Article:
British Land, the Ftse100 property group, and Blackstone, the private equity giant, are preparing a massive refurbishment of Broadgate, the 32-acre estate they co-own in the heart of the City.
The revamp will secure the future tenancy of anchor occupier UBS, the investment bank that rents 850,000sqft of office space in six of the estate's buildings for nearly £39m a year. There have been fears that UBS might leave the estate, which after a quarter of century looks tired, when the break clauses on several leases come up in 2014.
In an announcement expected this week, Blackstone and British Land will reveal the demolition of two of the UBS buildings, to be replaced by a single £300m development. Most of the bank's major operations will move to this new building, which should be constructed by 2014. The property will not be a skyscraper, in keeping with the relatively low-rise core of the estate.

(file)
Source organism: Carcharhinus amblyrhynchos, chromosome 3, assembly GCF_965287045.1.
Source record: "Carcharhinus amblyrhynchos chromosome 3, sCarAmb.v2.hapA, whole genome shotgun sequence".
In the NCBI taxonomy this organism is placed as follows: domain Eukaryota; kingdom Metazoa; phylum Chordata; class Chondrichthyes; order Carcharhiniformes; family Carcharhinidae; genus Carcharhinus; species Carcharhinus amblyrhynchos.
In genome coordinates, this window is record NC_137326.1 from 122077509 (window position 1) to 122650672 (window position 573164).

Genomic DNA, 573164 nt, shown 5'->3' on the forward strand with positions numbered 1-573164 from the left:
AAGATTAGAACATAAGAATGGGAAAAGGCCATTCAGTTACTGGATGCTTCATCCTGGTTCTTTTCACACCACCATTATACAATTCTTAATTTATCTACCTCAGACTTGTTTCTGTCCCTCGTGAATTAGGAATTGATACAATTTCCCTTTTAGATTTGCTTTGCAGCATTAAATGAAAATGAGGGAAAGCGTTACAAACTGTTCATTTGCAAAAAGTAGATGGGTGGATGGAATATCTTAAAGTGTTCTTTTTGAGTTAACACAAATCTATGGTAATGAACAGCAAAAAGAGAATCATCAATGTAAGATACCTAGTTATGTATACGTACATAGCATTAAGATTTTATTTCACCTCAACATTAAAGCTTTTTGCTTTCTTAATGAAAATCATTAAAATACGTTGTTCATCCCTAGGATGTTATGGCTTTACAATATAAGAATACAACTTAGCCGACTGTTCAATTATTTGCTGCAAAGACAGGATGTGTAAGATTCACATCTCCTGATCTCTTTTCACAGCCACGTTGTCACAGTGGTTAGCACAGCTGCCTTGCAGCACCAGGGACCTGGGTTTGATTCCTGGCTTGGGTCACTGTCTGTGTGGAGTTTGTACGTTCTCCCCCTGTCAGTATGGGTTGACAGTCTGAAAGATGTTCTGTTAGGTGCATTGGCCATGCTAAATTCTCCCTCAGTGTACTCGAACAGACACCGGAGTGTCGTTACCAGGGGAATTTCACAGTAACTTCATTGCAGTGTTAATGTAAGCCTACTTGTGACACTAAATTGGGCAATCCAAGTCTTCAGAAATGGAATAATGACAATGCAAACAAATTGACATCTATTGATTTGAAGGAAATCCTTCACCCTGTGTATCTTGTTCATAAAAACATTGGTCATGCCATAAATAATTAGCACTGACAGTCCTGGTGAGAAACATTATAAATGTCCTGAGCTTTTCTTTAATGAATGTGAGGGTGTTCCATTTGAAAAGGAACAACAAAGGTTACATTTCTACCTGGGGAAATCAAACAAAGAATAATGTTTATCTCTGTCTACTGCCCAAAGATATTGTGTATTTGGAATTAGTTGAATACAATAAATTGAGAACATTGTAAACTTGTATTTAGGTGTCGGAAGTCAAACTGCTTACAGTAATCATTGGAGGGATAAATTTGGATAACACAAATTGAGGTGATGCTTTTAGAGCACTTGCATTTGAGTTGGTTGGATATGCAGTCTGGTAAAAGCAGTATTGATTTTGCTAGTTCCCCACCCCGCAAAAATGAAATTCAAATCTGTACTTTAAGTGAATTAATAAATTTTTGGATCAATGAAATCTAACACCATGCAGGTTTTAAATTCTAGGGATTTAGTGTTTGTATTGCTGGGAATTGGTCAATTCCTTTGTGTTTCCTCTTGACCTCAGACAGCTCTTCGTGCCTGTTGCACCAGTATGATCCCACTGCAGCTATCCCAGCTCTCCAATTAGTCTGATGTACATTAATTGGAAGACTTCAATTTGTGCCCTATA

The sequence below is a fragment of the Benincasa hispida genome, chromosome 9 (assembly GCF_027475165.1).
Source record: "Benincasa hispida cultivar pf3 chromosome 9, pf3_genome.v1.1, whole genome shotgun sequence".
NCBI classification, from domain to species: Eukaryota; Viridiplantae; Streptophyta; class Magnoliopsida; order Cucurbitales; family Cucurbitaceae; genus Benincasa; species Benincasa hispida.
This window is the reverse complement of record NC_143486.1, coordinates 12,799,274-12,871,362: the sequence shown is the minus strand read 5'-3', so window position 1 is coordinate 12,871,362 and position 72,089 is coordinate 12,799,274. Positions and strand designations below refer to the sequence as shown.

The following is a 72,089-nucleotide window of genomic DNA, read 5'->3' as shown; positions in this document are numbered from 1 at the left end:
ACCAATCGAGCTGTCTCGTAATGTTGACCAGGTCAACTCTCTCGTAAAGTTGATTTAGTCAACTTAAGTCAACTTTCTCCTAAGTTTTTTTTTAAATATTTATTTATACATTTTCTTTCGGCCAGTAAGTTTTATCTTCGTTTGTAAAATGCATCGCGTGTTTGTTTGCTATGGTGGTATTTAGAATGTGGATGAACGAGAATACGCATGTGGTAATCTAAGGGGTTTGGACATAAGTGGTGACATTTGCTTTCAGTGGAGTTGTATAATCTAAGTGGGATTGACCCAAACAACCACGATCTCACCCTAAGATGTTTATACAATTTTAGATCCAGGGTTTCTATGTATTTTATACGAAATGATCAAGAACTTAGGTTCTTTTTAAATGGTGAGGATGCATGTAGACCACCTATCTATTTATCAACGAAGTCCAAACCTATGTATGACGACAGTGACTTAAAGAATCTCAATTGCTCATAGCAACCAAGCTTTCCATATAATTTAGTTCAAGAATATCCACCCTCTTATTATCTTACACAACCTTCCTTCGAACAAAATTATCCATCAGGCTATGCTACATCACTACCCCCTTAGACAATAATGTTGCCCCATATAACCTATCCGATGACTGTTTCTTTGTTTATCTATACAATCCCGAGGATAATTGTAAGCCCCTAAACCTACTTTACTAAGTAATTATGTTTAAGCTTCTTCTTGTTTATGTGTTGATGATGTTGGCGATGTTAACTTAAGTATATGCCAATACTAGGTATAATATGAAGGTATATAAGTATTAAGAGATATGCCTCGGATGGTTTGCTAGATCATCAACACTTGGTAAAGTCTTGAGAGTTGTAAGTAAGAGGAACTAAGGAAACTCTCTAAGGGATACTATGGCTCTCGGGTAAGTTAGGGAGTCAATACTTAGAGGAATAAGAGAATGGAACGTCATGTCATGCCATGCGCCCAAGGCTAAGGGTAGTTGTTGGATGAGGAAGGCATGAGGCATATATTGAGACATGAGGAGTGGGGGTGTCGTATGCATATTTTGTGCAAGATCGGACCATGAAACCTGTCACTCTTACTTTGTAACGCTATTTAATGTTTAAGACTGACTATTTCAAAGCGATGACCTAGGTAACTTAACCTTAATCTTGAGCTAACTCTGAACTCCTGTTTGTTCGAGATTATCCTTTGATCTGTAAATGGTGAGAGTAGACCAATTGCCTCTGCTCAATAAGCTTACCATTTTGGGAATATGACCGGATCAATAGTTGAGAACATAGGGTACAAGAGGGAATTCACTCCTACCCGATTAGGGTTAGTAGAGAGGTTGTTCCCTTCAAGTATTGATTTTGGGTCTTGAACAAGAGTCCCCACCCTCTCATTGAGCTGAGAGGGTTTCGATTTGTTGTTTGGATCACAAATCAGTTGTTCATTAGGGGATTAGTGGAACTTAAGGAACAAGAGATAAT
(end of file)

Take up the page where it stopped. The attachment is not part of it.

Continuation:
The move is a mark of Blackstone's huge ambitions for Broadgate, where 30,000 people work. The buyout group acquired a 50 per cent stake in the estate last year, in a deal that valued the estate at £2.1bn and eased British Land's debt burden.
Broadgate made the name of developer Godfrey Bradman, the property tycoon who masterminded what is still arguably the most ambitious scheme in the history of the City. British Land's acquisition of the estate is widely hailed as one of the shrewdest moves in the property industry in the 1990s.
Blackstone has ambitions to further expand its London property portfolio, and is considering whether to make a move on Tower 42, the City's oldest skyscraper. Owners Hermes Real Estate and BlackRock put the skyscraper on the market last month and hope to get more than £300m in the sale.
British Land declined to comment yesterday.